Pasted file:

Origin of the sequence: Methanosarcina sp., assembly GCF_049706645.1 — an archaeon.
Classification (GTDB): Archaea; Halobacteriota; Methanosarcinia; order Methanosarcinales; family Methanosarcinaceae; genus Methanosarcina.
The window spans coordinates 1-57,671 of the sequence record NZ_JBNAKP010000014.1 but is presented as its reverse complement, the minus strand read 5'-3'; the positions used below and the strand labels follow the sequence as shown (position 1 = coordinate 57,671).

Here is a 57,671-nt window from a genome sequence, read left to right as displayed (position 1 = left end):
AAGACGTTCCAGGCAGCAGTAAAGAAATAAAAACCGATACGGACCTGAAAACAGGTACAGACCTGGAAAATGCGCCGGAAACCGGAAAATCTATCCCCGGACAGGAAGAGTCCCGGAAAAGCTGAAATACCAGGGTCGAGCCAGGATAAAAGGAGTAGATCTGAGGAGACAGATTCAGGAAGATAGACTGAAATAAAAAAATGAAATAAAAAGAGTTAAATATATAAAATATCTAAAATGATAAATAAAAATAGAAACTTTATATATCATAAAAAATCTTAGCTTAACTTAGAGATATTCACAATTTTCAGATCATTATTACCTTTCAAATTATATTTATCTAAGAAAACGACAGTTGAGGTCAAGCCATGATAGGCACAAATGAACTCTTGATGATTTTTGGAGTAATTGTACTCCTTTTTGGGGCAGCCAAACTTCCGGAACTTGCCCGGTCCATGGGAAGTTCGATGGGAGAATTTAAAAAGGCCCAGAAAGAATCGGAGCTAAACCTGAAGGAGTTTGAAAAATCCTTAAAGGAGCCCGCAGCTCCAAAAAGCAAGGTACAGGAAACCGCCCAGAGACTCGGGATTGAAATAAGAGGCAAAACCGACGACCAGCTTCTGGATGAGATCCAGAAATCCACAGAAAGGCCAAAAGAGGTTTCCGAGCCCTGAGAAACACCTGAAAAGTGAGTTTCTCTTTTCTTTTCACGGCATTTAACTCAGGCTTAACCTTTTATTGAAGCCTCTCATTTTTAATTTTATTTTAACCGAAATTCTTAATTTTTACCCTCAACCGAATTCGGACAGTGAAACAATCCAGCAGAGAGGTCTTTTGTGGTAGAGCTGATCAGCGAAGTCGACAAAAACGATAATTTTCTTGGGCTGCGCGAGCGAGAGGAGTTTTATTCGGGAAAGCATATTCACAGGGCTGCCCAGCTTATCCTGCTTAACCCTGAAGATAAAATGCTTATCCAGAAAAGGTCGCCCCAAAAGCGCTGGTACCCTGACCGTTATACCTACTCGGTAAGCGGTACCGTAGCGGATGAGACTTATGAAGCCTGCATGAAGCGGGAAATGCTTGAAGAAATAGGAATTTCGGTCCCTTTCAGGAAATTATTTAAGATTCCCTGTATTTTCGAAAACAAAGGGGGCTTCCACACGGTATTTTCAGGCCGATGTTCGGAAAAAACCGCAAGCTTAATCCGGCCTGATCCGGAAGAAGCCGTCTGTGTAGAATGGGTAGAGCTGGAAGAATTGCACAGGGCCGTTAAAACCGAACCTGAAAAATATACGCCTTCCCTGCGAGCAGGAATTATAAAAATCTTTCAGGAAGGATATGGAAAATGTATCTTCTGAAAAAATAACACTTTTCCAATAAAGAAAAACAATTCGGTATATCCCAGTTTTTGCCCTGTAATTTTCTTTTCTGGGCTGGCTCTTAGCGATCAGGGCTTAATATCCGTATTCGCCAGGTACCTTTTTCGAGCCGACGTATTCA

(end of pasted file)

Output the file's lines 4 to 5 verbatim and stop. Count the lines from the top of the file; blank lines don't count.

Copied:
Here is a 57,671-nt window from a genome sequence, read left to right as displayed (position 1 = left end):
AAGACGTTCCAGGCAGCAGTAAAGAAATAAAAACCGATACGGACCTGAAAACAGGTACAGACCTGGAAAATGCGCCGGAAACCGGAAAATCTATCCCCGGACAGGAAGAGTCCCGGAAAAGCTGAAATACCAGGGTCGAGCCAGGATAAAAGGAGTAGATCTGAGGAGACAGATTCAGGAAGATAGACTGAAATAAAAAAATGAAATAAAAAGAGTTAAATATATAAAATATCTAAAATGATAAATAAAAATAGAAACTTTATATATCATAAAAAATCTTAGCTTAACTTAGAGATATTCACAATTTTCAGATCATTATTACCTTTCAAATTATATTTATCTAAGAAAACGACAGTTGAGGTCAAGCCATGATAGGCACAAATGAACTCTTGATGATTTTTGGAGTAATTGTACTCCTTTTTGGGGCAGCCAAACTTCCGGAACTTGCCCGGTCCATGGGAAGTTCGATGGGAGAATTTAAAAAGGCCCAGAAAGAATCGGAGCTAAACCTGAAGGAGTTTGAAAAATCCTTAAAGGAGCCCGCAGCTCCAAAAAGCAAGGTACAGGAAACCGCCCAGAGACTCGGGATTGAAATAAGAGGCAAAACCGACGACCAGCTTCTGGATGAGATCCAGAAATCCACAGAAAGGCCAAAAGAGGTTTCCGAGCCCTGAGAAACACCTGAAAAGTGAGTTTCTCTTTTCTTTTCACGGCATTTAACTCAGGCTTAACCTTTTATTGAAGCCTCTCATTTTTAATTTTATTTTAACCGAAATTCTTAATTTTTACCCTCAACCGAATTCGGACAGTGAAACAATCCAGCAGAGAGGTCTTTTGTGGTAGAGCTGATCAGCGAAGTCGACAAAAACGATAATTTTCTTGGGCTGCGCGAGCGAGAGGAGTTTTATTCGGGAAAGCATATTCACAGGGCTGCCCAGCTTATCCTGCTTAACCCTGAAGATAAAATGCTTATCCAGAAAAGGTCGCCCCAAAAGCGCTGGTACCCTGACCGTTATACCTACTCGGTAAGCGGTACCGTAGCGGATGAGACTTATGAAGCCTGCATGAAGCGGGAAATGCTTGAAGAAATAGGAATTTCGGTCCCTTTCAGGAAATTATTTAAGATTCCCTGTATTTTCGAAAACAAAGGGGGCTTCCACACGGTATTTTCAGGCCGATGTTCGGAAAAAACCGCAAGCTTAATCCGGCCTGATCCGGAAGAAGCCGTCTGTGTAGAATGGGTAGAGCTGGAAGAATTGCACAGGGCCGTTAAAACCGAACCTGAAAAATATACGCCTTCCCTGCGAGCAGGAATTATAAAAATCTTTCAGGAAGGATATGGAAAATGTATCTTCTGAAAAAATAACACTTTTCCAATAAAGAAAAACAATTCGGTATATCCCAGTTTTTGCCCTGTAATTTTCTTTTCTGGGCTGGCTCTTAGCGATCAGGGCTTAATATCCGTATTCGCCAGGTACCTTTTTCGAGCCGACGTATTCA